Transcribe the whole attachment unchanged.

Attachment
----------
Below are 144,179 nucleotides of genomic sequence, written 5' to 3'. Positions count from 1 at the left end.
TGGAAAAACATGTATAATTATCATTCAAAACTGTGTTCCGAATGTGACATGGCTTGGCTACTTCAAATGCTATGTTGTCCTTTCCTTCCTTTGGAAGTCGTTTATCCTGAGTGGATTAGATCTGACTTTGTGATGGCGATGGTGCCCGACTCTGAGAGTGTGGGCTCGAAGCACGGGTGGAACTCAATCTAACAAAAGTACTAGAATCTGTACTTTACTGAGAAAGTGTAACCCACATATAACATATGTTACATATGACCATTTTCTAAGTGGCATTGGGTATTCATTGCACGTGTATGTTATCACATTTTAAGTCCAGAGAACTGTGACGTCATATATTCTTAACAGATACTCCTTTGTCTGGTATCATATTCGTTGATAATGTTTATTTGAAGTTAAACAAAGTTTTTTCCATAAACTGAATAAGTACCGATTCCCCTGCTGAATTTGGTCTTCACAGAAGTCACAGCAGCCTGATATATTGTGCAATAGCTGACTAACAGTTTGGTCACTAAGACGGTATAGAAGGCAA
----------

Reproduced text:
Below are 144,179 nucleotides of genomic sequence, written 5' to 3'. Positions count from 1 at the left end.
TGGAAAAACATGTATAATTATCATTCAAAACTGTGTTCCGAATGTGACATGGCTTGGCTACTTCAAATGCTATGTTGTCCTTTCCTTCCTTTGGAAGTCGTTTATCCTGAGTGGATTAGATCTGACTTTGTGATGGCGATGGTGCCCGACTCTGAGAGTGTGGGCTCGAAGCACGGGTGGAACTCAATCTAACAAAAGTACTAGAATCTGTACTTTACTGAGAAAGTGTAACCCACATATAACATATGTTACATATGACCATTTTCTAAGTGGCATTGGGTATTCATTGCACGTGTATGTTATCACATTTTAAGTCCAGAGAACTGTGACGTCATATATTCTTAACAGATACTCCTTTGTCTGGTATCATATTCGTTGATAATGTTTATTTGAAGTTAAACAAAGTTTTTTCCATAAACTGAATAAGTACCGATTCCCCTGCTGAATTTGGTCTTCACAGAAGTCACAGCAGCCTGATATATTGTGCAATAGCTGACTAACAGTTTGGTCACTAAGACGGTATAGAAGGCAA